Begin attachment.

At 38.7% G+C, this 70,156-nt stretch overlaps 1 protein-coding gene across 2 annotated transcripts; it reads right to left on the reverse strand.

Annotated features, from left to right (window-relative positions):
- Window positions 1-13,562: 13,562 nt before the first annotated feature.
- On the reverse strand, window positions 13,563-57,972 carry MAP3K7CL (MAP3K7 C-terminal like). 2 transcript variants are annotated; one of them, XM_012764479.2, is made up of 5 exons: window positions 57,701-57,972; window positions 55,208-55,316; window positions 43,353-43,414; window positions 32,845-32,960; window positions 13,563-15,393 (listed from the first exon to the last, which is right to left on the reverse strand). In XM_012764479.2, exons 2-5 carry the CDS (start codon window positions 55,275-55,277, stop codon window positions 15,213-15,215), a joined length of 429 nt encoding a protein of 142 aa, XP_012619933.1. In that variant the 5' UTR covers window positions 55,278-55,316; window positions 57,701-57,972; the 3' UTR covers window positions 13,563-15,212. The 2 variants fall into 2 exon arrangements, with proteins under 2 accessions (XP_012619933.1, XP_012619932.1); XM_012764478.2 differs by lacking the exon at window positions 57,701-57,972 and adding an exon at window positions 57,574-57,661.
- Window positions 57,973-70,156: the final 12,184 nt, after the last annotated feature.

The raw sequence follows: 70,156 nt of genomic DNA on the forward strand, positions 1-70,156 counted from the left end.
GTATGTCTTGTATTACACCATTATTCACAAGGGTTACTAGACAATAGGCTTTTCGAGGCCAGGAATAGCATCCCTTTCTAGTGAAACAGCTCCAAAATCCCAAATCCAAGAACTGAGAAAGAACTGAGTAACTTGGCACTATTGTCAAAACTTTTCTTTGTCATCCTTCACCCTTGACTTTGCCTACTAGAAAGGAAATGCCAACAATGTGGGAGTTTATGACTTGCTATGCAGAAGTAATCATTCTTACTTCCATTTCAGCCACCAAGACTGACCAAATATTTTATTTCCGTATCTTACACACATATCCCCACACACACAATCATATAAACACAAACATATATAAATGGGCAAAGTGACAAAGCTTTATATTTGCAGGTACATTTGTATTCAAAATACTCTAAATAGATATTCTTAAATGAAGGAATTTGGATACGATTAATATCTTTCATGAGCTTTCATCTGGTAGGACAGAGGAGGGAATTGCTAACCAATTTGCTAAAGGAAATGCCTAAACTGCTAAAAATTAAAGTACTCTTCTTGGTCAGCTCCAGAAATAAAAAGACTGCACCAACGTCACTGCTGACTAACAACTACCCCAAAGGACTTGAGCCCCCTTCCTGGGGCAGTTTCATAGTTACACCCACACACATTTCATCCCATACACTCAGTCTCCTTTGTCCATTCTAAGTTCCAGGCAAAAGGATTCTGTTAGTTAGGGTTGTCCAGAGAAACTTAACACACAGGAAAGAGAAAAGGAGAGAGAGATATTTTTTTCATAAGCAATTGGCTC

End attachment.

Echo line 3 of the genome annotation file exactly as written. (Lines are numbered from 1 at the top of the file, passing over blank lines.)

- Window positions 1-13,562: 13,562 nt before the first annotated feature.